(1) the voting system will:
(i) protect the secrecy of the ballot;
(ii) protect the security of the voting process;
(iii) count and record all votes accurately;
(iv) accommodate any ballot used under this article;
(v) protect all other rights of voters and candidates; [and]
(vi) be capable of creating a paper record of all votes cast in order that an audit trail is available in the event of a recount, INCLUDING A MANUAL RECOUNT; AND
(VII) PROVIDE A VOTER–VERIFIABLE PAPER RECORD THAT:
1. IS AN INDIVIDUAL DOCUMENT THAT IS PHYSICALLY SEPARATED FROM ANY OTHER SIMILAR DOCUMENT AND NOT PART OF A CONTINUOUS ROLL;
2. IS SUFFICIENTLY DURABLE TO WITHSTAND REPEATED HANDLING FOR THE PURPOSES OF MANDATORY RANDOM AUDITS AND RECOUNTS; AND
3. USES INK THAT DOES NOT FADE, SMEAR, OR OTHERWISE DEGRADE AND OBSCURE OR OBLITERATE THE PAPER RECORD OVER TIME;
(2) the voting system has been:
(i) examined by an independent testing laboratory that is approved by the [National Association of State Election Directors] U.S. ELECTION ASSISTANCE COMMISSION; and
(ii) shown by the testing laboratory to meet the performance and test standards for electronic voting systems established by the Federal Election Commission OR THE U.S. ELECTION ASSISTANCE COMMISSION; and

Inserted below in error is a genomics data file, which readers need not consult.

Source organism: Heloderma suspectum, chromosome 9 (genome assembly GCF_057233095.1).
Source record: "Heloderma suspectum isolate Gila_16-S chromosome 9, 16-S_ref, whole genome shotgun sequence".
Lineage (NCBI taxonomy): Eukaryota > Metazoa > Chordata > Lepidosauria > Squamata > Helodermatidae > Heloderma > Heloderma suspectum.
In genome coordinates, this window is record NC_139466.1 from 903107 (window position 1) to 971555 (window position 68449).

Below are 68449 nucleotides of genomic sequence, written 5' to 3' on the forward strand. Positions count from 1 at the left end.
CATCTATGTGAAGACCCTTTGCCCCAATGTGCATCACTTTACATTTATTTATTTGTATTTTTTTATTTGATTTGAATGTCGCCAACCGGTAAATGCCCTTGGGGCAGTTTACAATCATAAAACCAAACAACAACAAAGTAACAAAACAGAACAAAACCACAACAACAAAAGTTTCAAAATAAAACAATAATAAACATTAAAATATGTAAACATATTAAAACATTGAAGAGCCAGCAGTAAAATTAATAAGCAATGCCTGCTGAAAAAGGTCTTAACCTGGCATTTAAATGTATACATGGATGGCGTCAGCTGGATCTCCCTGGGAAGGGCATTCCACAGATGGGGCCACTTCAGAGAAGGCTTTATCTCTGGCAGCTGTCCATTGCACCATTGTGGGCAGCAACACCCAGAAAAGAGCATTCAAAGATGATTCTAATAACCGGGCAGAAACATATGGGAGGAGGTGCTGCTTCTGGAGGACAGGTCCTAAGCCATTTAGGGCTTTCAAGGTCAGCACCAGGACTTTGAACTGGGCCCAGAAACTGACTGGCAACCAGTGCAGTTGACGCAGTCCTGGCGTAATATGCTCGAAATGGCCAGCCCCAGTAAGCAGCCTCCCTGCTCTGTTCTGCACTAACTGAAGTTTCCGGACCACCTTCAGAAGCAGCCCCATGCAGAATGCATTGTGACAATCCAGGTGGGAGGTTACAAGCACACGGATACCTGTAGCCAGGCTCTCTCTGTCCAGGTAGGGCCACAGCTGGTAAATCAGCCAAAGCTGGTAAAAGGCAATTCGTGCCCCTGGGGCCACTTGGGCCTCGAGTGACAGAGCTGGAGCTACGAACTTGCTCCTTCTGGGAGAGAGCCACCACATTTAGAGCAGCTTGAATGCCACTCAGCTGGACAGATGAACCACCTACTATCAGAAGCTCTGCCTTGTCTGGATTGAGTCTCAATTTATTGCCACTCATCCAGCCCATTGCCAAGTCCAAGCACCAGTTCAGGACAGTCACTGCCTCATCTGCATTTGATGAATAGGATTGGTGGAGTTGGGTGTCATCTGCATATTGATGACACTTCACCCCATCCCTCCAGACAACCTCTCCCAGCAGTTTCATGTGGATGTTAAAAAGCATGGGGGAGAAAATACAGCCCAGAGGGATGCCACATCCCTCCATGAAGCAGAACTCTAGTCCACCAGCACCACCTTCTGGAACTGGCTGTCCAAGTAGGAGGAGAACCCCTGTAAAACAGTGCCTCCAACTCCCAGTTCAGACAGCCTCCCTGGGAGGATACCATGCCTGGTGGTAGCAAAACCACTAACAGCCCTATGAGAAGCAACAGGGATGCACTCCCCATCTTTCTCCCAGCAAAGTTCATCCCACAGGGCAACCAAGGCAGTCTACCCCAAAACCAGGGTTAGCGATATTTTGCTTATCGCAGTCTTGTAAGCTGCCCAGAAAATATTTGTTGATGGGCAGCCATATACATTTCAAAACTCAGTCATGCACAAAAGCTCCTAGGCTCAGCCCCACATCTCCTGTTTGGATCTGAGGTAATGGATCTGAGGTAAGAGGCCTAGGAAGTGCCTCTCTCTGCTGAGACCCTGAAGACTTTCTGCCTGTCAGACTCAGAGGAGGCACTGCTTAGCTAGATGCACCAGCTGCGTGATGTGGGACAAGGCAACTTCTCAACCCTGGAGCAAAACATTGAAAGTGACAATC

(3) the public interest will be served by the certification of the voting system.
[(d)] (E) In determining whether a voting system meets the required standards, the State Board shall consider:
(1) the commercial availability of the system and its replacement parts and components;
(2) the availability of continuing service for the system;
(3) the cost of implementing the system;
(4) the efficiency of the system;
(5) the likelihood that the system will malfunction;
(6) the system’s ease of understanding for the voter;
(7) the convenience of voting afforded by the system;
(8) the timeliness of the tabulation and reporting of election returns;
(9) the potential for an alternative means of verifying the tabulation;
(10) accessibility for all voters with disabilities recognized by the Americans with Disabilities Act; and
(11) any other factor that the State Board considers relevant.
(F) A VOTING SYSTEM SELECTED, CERTIFIED, AND IMPLEMENTED UNDER THIS SECTION SHALL:
(1) PROVIDE ACCESS TO VOTERS WITH DISABILITIES THAT IS EQUIVALENT TO ACCESS AFFORDED VOTERS WITHOUT DISABILITIES WITHOUT CREATING A SEGREGATED BALLOT FOR VOTERS WITH DISABILITIES;
(2) ENSURE THE INDEPENDENT, PRIVATE CASTING, INSPECTION, VERIFICATION, AND CORRECTION OF SECRET BALLOTS BY VOTERS WITH DISABILITIES IN AN ACCESSIBLE MEDIA BY BOTH VISUAL AND NONVISUAL MEANS, INCLUDING SYNCHRONIZED AUDIO OUTPUT AND ENHANCED VISUAL DISPLAY; AND
(3) COMPLY WITH BOTH THE AMERICANS WITH DISABILITIES ACT, P.L. 101–336, AND THE HELP AMERICA VOTE ACT, P.L. 107–252, INCLUDING ACCESSIBILITY STANDARDS ADOPTED AS PART OF THE VOLUNTARY VOTING SYSTEM GUIDELINES PURSUANT TO THE HELP AMERICA VOTE ACT.
(G) (1) AT LEAST ONE VOTING SYSTEM IN EACH POLLING PLACE ON ELECTION DAY SHALL PROVIDE ACCESS FOR VOTERS WITH DISABILITIES IN COMPLIANCE WITH SUBSECTION (F) OF THIS SECTION.